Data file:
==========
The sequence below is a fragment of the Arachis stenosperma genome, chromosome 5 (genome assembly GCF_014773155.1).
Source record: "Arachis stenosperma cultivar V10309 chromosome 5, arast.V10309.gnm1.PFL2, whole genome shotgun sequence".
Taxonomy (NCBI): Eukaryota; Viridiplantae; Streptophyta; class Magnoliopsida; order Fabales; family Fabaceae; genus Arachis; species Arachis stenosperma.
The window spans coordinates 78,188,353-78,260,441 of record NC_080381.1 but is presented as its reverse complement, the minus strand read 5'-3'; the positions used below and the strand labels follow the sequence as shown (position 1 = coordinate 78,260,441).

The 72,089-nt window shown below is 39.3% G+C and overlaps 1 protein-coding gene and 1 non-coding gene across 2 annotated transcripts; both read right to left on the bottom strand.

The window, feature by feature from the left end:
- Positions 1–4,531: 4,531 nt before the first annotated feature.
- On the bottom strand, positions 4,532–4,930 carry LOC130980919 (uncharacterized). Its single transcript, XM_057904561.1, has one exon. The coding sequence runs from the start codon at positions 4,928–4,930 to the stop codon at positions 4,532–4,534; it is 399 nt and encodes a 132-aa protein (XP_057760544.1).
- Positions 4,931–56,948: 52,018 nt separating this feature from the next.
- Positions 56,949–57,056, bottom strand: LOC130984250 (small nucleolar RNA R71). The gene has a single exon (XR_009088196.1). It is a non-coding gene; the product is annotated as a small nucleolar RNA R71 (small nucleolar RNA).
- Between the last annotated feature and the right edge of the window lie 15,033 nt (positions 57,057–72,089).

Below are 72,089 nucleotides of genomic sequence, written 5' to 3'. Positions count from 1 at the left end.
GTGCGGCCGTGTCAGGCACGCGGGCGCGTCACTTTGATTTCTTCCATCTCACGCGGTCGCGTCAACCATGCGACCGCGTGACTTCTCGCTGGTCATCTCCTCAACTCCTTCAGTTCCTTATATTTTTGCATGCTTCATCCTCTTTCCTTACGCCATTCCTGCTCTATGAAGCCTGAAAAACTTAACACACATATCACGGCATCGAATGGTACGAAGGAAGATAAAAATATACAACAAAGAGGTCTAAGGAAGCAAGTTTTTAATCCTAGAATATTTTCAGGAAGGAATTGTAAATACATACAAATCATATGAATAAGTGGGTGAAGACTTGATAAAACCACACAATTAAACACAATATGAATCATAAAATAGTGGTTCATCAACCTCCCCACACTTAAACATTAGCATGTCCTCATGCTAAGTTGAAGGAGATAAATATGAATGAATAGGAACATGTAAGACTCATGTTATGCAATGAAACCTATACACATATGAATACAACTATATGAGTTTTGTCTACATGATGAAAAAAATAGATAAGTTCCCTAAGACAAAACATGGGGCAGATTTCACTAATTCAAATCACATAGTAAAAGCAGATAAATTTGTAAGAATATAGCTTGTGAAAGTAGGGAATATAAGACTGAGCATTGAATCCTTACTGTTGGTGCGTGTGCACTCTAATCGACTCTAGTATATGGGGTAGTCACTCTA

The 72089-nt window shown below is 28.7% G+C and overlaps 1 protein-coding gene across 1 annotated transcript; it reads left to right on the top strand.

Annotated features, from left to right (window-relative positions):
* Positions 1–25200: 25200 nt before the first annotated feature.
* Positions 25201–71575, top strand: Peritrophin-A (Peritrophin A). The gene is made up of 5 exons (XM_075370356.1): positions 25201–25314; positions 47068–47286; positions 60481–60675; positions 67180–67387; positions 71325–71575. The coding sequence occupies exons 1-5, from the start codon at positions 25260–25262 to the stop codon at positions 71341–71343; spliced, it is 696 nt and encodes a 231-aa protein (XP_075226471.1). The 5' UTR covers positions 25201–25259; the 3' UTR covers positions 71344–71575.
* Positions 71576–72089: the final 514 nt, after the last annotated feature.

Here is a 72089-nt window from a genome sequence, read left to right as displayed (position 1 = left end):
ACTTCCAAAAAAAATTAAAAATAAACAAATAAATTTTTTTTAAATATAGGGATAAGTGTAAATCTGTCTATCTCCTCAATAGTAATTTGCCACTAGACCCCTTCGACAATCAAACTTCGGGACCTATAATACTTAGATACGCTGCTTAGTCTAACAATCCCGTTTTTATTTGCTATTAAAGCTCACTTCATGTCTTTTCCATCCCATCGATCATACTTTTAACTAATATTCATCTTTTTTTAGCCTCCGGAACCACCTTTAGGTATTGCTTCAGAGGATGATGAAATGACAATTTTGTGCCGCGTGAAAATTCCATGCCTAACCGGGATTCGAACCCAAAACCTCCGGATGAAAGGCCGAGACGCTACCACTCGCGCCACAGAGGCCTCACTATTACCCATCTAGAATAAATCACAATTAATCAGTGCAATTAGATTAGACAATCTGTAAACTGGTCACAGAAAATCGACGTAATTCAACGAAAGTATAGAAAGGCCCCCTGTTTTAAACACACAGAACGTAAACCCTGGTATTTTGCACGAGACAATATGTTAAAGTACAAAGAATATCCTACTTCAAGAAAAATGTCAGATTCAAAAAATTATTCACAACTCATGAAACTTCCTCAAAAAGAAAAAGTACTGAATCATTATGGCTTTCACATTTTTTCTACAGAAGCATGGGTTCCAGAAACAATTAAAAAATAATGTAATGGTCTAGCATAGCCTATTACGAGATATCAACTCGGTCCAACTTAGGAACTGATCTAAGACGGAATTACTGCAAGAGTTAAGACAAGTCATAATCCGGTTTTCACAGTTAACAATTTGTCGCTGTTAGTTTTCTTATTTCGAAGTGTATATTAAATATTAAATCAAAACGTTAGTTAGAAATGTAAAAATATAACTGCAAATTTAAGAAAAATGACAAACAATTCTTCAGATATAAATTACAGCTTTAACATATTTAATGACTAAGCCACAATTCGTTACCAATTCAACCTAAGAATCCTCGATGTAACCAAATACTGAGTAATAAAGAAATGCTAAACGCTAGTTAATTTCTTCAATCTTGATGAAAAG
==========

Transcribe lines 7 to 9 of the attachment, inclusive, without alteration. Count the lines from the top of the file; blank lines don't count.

- Positions 1–4,531: 4,531 nt before the first annotated feature.
- On the bottom strand, positions 4,532–4,930 carry LOC130980919 (uncharacterized). Its single transcript, XM_057904561.1, has one exon. The coding sequence runs from the start codon at positions 4,928–4,930 to the stop codon at positions 4,532–4,534; it is 399 nt and encodes a 132-aa protein (XP_057760544.1).
- Positions 4,931–56,948: 52,018 nt separating this feature from the next.